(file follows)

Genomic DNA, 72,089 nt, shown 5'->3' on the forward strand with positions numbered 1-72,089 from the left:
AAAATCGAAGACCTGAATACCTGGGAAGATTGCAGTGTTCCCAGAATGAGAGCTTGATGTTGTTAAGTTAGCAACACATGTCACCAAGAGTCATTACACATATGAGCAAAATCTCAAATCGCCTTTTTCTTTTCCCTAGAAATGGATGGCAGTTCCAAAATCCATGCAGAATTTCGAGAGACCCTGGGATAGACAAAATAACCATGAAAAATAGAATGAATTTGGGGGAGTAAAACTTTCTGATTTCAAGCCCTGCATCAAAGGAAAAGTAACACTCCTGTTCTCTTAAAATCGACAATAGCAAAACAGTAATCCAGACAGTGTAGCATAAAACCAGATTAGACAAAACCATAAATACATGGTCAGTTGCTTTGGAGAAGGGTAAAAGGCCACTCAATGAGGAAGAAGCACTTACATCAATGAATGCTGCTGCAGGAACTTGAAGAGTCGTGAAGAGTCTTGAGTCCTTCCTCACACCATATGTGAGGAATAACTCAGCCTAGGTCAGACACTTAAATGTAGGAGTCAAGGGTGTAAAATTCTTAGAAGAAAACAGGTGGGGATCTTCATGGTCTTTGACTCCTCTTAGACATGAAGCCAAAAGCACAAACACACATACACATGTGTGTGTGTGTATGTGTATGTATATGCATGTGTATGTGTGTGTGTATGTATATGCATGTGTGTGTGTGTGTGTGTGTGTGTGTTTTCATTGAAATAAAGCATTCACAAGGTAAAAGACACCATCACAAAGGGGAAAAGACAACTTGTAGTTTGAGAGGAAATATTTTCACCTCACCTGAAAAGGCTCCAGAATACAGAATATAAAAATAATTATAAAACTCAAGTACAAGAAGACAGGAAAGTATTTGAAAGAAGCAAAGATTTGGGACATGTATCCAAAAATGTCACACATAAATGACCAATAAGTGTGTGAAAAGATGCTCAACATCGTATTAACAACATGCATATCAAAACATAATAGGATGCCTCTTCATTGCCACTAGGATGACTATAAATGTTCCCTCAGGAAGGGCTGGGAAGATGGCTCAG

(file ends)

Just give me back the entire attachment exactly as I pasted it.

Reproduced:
Genomic DNA, 72,089 nt, shown 5'->3' on the forward strand with positions numbered 1-72,089 from the left:
AAAATCGAAGACCTGAATACCTGGGAAGATTGCAGTGTTCCCAGAATGAGAGCTTGATGTTGTTAAGTTAGCAACACATGTCACCAAGAGTCATTACACATATGAGCAAAATCTCAAATCGCCTTTTTCTTTTCCCTAGAAATGGATGGCAGTTCCAAAATCCATGCAGAATTTCGAGAGACCCTGGGATAGACAAAATAACCATGAAAAATAGAATGAATTTGGGGGAGTAAAACTTTCTGATTTCAAGCCCTGCATCAAAGGAAAAGTAACACTCCTGTTCTCTTAAAATCGACAATAGCAAAACAGTAATCCAGACAGTGTAGCATAAAACCAGATTAGACAAAACCATAAATACATGGTCAGTTGCTTTGGAGAAGGGTAAAAGGCCACTCAATGAGGAAGAAGCACTTACATCAATGAATGCTGCTGCAGGAACTTGAAGAGTCGTGAAGAGTCTTGAGTCCTTCCTCACACCATATGTGAGGAATAACTCAGCCTAGGTCAGACACTTAAATGTAGGAGTCAAGGGTGTAAAATTCTTAGAAGAAAACAGGTGGGGATCTTCATGGTCTTTGACTCCTCTTAGACATGAAGCCAAAAGCACAAACACACATACACATGTGTGTGTGTGTATGTGTATGTATATGCATGTGTATGTGTGTGTGTATGTATATGCATGTGTGTGTGTGTGTGTGTGTGTGTGTTTTCATTGAAATAAAGCATTCACAAGGTAAAAGACACCATCACAAAGGGGAAAAGACAACTTGTAGTTTGAGAGGAAATATTTTCACCTCACCTGAAAAGGCTCCAGAATACAGAATATAAAAATAATTATAAAACTCAAGTACAAGAAGACAGGAAAGTATTTGAAAGAAGCAAAGATTTGGGACATGTATCCAAAAATGTCACACATAAATGACCAATAAGTGTGTGAAAAGATGCTCAACATCGTATTAACAACATGCATATCAAAACATAATAGGATGCCTCTTCATTGCCACTAGGATGACTATAAATGTTCCCTCAGGAAGGGCTGGGAAGATGGCTCAG